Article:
The penthouse suite at the top of world football is not big enough to accommodate both global giants, Cristiano Ronaldo and Lionel Messi.
The sign on the door says: “All welcome who are addicted to winning,” but in reality, no matter how hard Zlatan Ibrahimovic, Yaya Touré and Neymar try to kick the door down, Ronaldo and Messi are the only ones slugging it out for the key.
At Old Trafford in Manchester on Tuesday night, Portugal take on Argentina in a friendly encounter that will be a lot less about which country will win than about whether Ronaldo can get the better of Messi, or the other way around.
Angel di Maria, Sergio Aguero and Carlos Tevez may as well be well-paid spectators to the Messi and Ronaldo Show. You can never watch a Portugal versus Argentina game as just another game. It is impossible — much like Real Madrid against Barcelona clashes are seldom about the three points. And for that we have a lot to be thankful.
Maybe posthumously, or once they have both hung up their boots, will we ever fully appreciate how enormous their rivalry has been for the advancement of the sport.
Over time, sport has given us Mohammad Ali and Joe Frazier, John McEnroe and Bjorn Borg, Arnold Palmer and Jack Nicklaus — but rarely anything this sumptuous in a team environment.
This battle is also fought off the field and in dressing rooms — as we are led to believe with Ronaldo’s alleged profane nickname for Messi (That Motherf……) coming to the surface, which adds spice to an already steamy serving.
The wonder now is whether matters will reach Patrick Vieira and Roy Keane proportions — a rivalry so heated that the walk through the tunnel from the dressing room to the pitch before a match between Arsenal and Manchester United seemed to last an eternity.
We are drawn to these gods of football because we see ourselves in their qualities. Our personalities, struggles, flaws, joys and disappointments can be characterised by which side of the Messi-Ronaldo divide we fall.
If you have been told at any point in your life that it would take extraordinary measures for you to achieve your dreams because of some predetermined defect or shortcoming (like stunted growth), but stubbornly went ahead in your pursuit, you are likely to be a Messi admirer.
But if you strive for perfection and your life is a journey towards an ideal, you are most likely to be partial to the preening World Player of the Year.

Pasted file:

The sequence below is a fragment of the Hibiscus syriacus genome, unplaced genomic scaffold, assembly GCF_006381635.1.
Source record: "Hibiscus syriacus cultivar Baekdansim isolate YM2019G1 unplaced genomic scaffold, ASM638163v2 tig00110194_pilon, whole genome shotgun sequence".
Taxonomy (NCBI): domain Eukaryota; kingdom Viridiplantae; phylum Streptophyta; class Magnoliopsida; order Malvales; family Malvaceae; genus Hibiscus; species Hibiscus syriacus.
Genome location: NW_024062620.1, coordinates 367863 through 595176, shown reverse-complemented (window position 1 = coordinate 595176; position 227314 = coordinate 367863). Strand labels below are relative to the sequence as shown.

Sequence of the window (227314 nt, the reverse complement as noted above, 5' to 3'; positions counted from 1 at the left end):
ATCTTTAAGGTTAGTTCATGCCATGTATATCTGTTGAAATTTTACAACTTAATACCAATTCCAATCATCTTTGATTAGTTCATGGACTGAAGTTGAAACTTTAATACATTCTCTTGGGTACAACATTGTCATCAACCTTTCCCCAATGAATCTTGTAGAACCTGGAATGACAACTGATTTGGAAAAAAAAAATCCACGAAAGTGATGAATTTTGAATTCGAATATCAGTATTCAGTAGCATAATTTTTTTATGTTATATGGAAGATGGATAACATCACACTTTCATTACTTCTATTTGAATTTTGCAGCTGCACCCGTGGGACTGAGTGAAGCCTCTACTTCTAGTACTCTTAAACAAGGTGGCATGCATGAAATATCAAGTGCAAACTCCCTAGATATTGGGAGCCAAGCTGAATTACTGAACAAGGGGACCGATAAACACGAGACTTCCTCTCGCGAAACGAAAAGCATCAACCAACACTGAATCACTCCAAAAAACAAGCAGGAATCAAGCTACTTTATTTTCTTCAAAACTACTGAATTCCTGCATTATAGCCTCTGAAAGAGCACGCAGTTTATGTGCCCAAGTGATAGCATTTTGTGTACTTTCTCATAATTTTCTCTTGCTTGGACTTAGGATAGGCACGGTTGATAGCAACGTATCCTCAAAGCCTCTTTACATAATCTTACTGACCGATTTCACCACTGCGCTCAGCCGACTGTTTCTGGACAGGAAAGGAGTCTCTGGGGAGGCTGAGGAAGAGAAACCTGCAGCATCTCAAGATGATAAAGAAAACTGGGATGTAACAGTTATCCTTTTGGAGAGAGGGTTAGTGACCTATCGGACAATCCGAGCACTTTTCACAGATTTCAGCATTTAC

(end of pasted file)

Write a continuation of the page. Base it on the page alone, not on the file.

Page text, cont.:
Ronaldo, 29, is as close to a perfect athletic specimen as you are going to get. A Castrol Edge study showed the Portuguese player jumped higher than the average basketball player from a standing start and is just a few milliseconds slower than a professional 100m sprinter.
Messi, 27, almost plays to prove doubters wrong and, even if there are not too many left after 410 career goals, a number that changes by the day, he loses no desire to scale the highest peaks. Defenders’ legs to him are merely drill cones, but the four-time Ballon D’Or winner is not immune to criticism.
Often the public stoning from dissenters is about the quality of his teammates at Barcelona, the likes of Andres Iniesta and Xavi, whose dedicated roles have been to carve openings when Messi cannot cleave through. This view grossly undermines Messi’s genius.
Ronaldo is said to have racked up his 450 career goals “on his own”, which is a bizarre assertion that pushes the work of Luka Modric and Xabi Alonso’s combination in Real Madrid’s midfield and Paul Scholes at Manchester United too far towards the periphery.
He is also the one that allegedly carries the team. But how much carrying Ronaldo actually does at Real Madrid, with the muscle of Modric, James Rodriguez, Gareth Bale and Toni Kroos to rely on, is highly debatable.
However, Portugal do need him to take on the opposition’s 11 men virtually on his own — which explains why they have tripped up at every major tournament since Euro 2004. His countrymen simply do not have the engine to get Ronaldo’s Bridgestone wheels burning.
As promising as midfielder William Carvalho is, he is no match for Javier Mascherano’s bite and Ronaldo does not have Aguero to share ideas with up front like Messi does.
At the World Cup in Brazil, Portugal’s inability to get out of the group stages was blamed on Ronaldo freezing on the biggest stage — a chronic knee injury notwithstanding. Messi was branded “not Maradona” after Argentina failed to lift the trophy in the final against Germany.
No matter how much they achieve, we put them under a wider-lens microscope. Messi is tied with Raúl atop the all-time Uefa Champions League top goal-scorers list on 71, and Ronaldo is one goal shy, but the obsession now is over on who will eventually surpass the record.
The partisan goggles we wear put us in danger of missing one of sport’s greatest rivalries. For one night, let us just enjoy the show.